For the Ti:sapphire laser medium used in the embodiment under discussion, it is particularly preferred to have the exciting light source emit radiation at wavelengths of 400-600 nm. Examples of useful light sources according to a second aspect of the present invention include an argon ion laser, the second harmonic of a neodymium-doped solid state laser (especially, the second harmonic of a Nd:YAG laser), a metal vapor laser (especially, a copper vapor laser) a semiconductor laser, the second harmonic of a semiconductor laser and the radiation of parametric oscillation as produced from other lasers. A minimum level for the input energy of the exciting light source may be the threshold for laser oscillation in the absence of Q switching but to achieve efficient Q switching, the input energy is preferably at least 10 times as high as the threshold level.

In accordance with a third aspect of the present invention, there is provided a solid state laser oscillator that uses a titanium-doped single-crystal material as a laser medium and the most preferable crystal is sapphire.

The single-crystal material is preferably doped with trivalent titanium and those which are doped with divalent or tetravalent titanium are not suitable for use as the active material of laser medium. The pumping light sources should at least emit light that is capable of exciting trivalent titanium. Trivalent titanium is excited the most efficiently with light having a wavelength of 490 nm but it can be excited with any light having wavelengths of 400-600 nm.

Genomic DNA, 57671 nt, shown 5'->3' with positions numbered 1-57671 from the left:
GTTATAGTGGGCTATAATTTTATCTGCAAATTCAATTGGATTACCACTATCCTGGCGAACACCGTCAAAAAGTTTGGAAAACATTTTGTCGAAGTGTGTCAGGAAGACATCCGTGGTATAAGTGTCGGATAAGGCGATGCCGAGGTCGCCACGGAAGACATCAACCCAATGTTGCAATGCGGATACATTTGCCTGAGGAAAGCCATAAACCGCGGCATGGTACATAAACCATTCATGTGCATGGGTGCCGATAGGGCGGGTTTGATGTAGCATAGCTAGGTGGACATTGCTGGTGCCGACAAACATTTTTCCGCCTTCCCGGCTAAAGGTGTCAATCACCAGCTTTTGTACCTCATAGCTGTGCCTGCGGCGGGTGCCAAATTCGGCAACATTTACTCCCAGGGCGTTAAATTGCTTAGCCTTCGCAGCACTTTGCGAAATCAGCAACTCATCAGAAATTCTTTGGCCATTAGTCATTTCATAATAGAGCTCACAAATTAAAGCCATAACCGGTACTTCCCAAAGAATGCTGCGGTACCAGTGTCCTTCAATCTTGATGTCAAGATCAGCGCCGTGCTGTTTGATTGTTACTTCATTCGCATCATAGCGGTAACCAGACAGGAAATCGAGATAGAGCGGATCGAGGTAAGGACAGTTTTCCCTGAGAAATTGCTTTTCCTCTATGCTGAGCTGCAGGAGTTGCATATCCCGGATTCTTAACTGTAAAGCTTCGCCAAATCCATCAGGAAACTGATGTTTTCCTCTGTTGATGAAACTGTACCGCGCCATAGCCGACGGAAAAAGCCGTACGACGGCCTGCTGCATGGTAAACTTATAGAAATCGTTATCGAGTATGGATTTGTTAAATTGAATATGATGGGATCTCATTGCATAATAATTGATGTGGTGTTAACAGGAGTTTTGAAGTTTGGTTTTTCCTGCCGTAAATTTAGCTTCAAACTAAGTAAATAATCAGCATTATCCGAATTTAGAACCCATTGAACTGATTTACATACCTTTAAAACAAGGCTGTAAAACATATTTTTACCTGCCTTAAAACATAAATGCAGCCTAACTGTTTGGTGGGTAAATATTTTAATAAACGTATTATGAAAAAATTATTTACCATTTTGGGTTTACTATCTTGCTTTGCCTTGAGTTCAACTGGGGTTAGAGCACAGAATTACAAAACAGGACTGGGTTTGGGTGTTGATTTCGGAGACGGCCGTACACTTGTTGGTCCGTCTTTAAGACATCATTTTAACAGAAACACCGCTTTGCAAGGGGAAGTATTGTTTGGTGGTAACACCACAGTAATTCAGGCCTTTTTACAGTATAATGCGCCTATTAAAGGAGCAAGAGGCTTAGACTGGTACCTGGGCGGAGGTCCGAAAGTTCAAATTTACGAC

As far as the present inventors searched through literature, no case has been known to date that reports the fabrication of a semiconductor laser that operates at wavelengths within the range specified above. The semiconductor laser to be used in the third aspect of the present invention must at least operate at wavelengths of 800-1200 nm, i.e., at wavelengths that are twice as long as the wavelength of light that are capable of exciting trivalent titanium. Then, the second harmonic of this semiconductor laser (400-600 nm) can be used as a pumping light source and can be used for continuous or pulse oscillation. The semiconductor laser preferably emits light at an intensity of at least 0.5 W and/or the second harmonic of the laser light preferably has an intensity of at least 0.1 W.